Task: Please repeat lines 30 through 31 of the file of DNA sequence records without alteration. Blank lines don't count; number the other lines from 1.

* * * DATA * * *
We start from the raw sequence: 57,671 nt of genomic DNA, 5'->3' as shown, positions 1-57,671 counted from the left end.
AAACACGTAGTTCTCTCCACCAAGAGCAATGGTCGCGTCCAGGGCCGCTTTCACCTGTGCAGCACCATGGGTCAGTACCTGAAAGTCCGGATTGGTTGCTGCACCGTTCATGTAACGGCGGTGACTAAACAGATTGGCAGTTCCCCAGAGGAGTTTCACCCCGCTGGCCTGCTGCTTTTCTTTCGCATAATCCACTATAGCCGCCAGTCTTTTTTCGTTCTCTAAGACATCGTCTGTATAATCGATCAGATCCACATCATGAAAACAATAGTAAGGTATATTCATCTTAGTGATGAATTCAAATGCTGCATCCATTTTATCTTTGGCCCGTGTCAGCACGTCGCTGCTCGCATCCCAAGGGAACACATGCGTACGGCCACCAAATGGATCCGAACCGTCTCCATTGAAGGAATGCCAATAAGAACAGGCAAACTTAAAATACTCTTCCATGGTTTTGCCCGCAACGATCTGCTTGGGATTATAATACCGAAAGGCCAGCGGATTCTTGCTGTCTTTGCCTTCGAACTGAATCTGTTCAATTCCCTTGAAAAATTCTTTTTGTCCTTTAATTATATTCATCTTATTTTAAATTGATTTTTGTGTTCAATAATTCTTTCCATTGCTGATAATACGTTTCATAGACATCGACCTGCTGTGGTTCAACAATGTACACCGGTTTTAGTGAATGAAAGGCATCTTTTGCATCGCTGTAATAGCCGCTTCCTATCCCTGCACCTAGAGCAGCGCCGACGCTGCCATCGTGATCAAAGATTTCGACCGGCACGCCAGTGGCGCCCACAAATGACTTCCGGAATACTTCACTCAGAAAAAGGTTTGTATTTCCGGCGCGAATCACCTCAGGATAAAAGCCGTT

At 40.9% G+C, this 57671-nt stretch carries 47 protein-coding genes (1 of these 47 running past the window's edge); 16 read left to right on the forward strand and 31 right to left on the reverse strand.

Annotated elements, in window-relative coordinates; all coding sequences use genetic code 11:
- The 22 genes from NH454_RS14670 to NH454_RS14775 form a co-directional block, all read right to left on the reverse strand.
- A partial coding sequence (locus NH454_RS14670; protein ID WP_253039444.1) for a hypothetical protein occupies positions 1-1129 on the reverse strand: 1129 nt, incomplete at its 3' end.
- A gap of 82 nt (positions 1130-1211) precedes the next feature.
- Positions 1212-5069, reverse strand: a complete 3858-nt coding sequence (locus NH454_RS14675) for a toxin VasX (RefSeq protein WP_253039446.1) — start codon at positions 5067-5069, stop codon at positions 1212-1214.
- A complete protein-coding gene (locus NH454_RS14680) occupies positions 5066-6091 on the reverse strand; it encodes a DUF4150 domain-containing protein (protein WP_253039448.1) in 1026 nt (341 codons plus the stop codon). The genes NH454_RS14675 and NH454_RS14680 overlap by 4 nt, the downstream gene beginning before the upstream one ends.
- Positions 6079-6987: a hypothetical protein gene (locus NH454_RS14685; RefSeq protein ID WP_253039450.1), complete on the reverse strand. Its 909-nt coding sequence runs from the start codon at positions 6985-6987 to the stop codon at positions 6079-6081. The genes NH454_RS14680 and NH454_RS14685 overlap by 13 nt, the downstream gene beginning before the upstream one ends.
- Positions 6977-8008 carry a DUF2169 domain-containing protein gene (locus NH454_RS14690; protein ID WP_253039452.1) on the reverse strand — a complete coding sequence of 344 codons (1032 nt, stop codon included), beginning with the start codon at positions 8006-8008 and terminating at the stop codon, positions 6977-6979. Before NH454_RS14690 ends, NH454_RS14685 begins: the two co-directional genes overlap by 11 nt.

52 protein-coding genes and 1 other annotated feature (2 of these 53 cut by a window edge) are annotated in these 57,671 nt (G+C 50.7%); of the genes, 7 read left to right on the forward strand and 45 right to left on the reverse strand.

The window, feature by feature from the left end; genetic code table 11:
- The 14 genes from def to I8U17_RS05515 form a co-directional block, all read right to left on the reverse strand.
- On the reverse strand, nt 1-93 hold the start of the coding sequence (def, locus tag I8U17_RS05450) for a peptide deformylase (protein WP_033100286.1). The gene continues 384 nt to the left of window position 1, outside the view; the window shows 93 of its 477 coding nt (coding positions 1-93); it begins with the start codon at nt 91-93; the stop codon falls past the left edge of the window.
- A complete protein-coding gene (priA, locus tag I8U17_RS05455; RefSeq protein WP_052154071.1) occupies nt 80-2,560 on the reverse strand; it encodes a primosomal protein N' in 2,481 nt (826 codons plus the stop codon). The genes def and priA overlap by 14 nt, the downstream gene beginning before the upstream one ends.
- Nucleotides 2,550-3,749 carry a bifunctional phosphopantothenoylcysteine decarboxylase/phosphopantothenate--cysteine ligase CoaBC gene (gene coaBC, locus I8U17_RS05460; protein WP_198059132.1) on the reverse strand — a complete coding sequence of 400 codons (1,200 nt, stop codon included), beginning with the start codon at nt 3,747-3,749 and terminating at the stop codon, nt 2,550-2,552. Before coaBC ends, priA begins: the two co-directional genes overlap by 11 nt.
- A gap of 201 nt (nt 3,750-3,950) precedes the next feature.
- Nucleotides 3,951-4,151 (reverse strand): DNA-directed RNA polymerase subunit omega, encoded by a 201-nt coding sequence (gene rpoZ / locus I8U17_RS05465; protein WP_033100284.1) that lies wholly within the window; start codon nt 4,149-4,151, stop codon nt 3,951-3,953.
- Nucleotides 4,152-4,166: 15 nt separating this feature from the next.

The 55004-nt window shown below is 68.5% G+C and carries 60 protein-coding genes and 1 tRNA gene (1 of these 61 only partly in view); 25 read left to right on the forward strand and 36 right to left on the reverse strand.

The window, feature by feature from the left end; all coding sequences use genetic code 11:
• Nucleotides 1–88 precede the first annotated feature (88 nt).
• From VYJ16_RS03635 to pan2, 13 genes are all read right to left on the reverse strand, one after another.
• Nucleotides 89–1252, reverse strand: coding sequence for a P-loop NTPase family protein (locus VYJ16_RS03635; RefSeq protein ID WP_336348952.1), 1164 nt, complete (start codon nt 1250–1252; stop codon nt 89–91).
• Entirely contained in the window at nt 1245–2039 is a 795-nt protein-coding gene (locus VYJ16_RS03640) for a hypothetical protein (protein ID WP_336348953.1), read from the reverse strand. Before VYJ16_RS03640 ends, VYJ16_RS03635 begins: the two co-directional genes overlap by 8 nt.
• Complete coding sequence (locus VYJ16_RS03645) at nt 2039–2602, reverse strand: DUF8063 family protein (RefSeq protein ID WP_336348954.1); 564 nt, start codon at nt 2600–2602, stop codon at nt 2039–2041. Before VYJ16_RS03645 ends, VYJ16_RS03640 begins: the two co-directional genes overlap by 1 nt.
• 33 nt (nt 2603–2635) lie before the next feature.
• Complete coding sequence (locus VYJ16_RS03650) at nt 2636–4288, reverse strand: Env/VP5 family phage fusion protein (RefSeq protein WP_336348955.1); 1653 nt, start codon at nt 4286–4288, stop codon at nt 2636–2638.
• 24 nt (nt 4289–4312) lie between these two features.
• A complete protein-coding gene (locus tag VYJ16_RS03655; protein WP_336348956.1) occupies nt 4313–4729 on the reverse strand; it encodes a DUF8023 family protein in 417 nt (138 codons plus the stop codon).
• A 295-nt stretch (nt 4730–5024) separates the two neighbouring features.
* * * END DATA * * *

• 24 nt (nt 4289–4312) lie between these two features.
• A complete protein-coding gene (locus tag VYJ16_RS03655; protein WP_336348956.1) occupies nt 4313–4729 on the reverse strand; it encodes a DUF8023 family protein in 417 nt (138 codons plus the stop codon).